Tuesday, November 8, 2011
Liz Mathis Wins State Senate District 18
Report from KCRG-TV9
CEDAR RAPIDS, Iowa – Linn County voters extended Democratic control of the Iowa Senate by electing Liz Mathis to fill a vacant seat in Iowa Senate 18.
According to unofficial results from the Linn County Auditor’s Office, Mathis defeated Republican Cindy Golding 13,184 to 10,283 in the district that wraps around northern and western Linn County.
Mathis, 53, best known for more than a quarter century as an Eastern Iowa television news reporter and anchor, made jobs, improving the business climate and education the basis of her campaign. Now she is the chief information officer for Four Oaks, a child welfare and juvenile justice agency where she oversees legislative advocacy, public relations, marketing and development.
Throughout the campaign for the seat vacated when Marion Democrat Swati Dandekar resigned to accept Republican Gov. Terry Branstad’s appointment to the Iowa Utilities Board, Mathis talked about ending gridlock in the Senate, where Democrats will maintain a 26-24 advantage.
Without offering specifics, Mathis touted a five-point plan to create Iowa jobs and promised to work with Republicans to enact her proposals.
She called for giving Iowa companies first crack at state and local contract, “so our tax dollars create jobs here – not in China;” cutting small business property taxes by $300 million; offering businesses a $2,000 tax credit for each new Iowa hire; more tax incentives to attract high-tech employers; and stopping “cuts to our classrooms.”
Mathis and her husband, Mark, who owns the advertising agency ME&V, live near Robins and have two children. She grew up on an Iowa farm and is a University of Iowa graduate.
Senate Democratic Leader Mike Gronstal, D-Council Bluffs, said Democrats “recruited well” in nominating Mathis.
“The voters of this district, when presented a choice, chose the Democrat,” Gronstal said. “This is a Republican-leaning district. I think it signals some good news for us.”
Branstad downplayed the significance of Tuesday’s outcome and called the race an uphill battle given Mathis’ strong name recognition.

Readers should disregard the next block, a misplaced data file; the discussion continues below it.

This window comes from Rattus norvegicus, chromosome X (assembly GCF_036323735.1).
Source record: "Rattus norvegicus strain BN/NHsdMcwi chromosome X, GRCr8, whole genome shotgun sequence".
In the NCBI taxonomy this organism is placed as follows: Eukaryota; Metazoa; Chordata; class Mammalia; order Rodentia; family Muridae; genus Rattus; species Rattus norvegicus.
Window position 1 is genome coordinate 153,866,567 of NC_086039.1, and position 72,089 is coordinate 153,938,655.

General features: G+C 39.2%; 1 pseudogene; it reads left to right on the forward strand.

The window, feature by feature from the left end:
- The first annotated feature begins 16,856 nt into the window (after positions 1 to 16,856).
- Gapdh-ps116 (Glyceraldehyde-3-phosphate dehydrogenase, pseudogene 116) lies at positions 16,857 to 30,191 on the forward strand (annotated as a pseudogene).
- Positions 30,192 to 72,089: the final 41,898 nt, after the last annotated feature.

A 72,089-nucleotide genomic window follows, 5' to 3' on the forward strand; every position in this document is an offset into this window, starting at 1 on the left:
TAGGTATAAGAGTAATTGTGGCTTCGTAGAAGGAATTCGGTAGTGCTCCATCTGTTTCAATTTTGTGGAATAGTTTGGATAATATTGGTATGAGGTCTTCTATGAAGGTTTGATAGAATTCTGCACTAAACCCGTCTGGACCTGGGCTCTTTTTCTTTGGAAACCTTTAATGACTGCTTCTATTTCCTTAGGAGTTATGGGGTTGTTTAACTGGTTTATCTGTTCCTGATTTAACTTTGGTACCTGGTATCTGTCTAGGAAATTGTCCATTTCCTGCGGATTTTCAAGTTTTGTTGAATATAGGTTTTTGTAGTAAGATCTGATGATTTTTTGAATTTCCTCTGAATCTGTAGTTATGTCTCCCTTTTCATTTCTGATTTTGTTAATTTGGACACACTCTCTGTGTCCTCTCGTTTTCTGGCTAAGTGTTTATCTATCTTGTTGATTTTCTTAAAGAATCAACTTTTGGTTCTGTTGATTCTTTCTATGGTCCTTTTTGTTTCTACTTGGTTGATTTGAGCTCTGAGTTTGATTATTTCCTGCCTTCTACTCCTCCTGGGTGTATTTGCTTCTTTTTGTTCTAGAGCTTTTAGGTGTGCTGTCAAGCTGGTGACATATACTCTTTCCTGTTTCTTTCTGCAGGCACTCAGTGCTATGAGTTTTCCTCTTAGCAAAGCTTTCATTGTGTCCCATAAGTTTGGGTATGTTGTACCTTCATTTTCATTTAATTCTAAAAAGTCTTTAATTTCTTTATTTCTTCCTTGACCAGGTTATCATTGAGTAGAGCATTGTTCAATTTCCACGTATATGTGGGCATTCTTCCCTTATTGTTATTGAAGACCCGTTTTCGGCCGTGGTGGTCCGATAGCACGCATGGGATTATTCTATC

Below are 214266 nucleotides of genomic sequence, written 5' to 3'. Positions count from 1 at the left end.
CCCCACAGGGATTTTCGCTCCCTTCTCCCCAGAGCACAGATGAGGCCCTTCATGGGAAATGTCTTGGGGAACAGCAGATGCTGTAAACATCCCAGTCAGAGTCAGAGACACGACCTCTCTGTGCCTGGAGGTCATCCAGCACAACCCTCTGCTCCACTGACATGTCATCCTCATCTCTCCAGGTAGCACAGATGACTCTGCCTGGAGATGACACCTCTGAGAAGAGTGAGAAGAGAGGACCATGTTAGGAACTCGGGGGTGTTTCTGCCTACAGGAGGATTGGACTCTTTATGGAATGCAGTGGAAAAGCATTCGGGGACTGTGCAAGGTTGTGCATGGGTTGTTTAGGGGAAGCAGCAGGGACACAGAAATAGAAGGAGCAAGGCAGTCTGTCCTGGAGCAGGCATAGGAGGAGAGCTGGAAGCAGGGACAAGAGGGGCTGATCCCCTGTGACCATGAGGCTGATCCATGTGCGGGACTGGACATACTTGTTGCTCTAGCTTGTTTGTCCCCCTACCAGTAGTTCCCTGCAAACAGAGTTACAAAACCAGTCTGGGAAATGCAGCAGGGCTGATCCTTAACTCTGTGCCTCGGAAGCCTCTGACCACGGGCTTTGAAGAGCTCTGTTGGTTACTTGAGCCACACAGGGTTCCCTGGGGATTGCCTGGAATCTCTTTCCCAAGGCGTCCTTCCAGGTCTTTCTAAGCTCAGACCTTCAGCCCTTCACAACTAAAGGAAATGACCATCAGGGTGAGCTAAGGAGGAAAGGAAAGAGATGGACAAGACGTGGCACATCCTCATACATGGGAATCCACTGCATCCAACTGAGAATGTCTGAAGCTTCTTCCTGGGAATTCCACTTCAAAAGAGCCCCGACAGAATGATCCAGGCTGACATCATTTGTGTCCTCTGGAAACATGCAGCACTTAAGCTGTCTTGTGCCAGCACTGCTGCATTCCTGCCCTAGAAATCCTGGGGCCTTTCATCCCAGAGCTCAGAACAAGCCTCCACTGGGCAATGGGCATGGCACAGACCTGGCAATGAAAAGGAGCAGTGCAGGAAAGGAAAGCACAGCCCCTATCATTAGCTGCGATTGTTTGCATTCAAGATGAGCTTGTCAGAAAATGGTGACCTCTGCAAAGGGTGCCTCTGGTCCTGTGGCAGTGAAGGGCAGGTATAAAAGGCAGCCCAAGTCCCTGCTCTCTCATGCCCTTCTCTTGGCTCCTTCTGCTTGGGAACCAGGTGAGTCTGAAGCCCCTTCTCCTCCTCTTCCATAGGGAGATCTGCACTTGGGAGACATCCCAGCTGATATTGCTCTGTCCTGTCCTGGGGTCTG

Gronstal said it was clear that Republicans had a strategy to capture the seat and knot the chamber at 25-25 but that strategy backfired.
“This was their hand-picked race,” Gronstal said. “They chose to appoint a Democrat from the Senate, a Democrat that came from a district they believed they would be able to win. Now they’re saying, well, it doesn’t really mean anything. That’s nonsense.”
Branstad attributed Democrats’ success to their ability to recruit a candidate who was “very well known” and that name recognition advantage trumped Golding’s “great background and great business experience.”
“The Democrats have way outspent the Republicans in this special election and, you know when you look at special elections, they are not much of an indicator. They’re an indicator of that particular district at that point in time. So I don’t think people should read too much into it but obviously we’ll see,” the governor said.
Sen. Steve Kettering, R-Lake View, said the issues “were clearly” with Golding who was an excellent candidate and worked hard, but Mathis had “star power” that carried the day.
“Mathis was a part of the living room in that district for a number of years,” he said. Kettering said he doubted much would change in the Senate in the upcoming session now that Democrats have retained their 26-24 advantage through the 2012 election.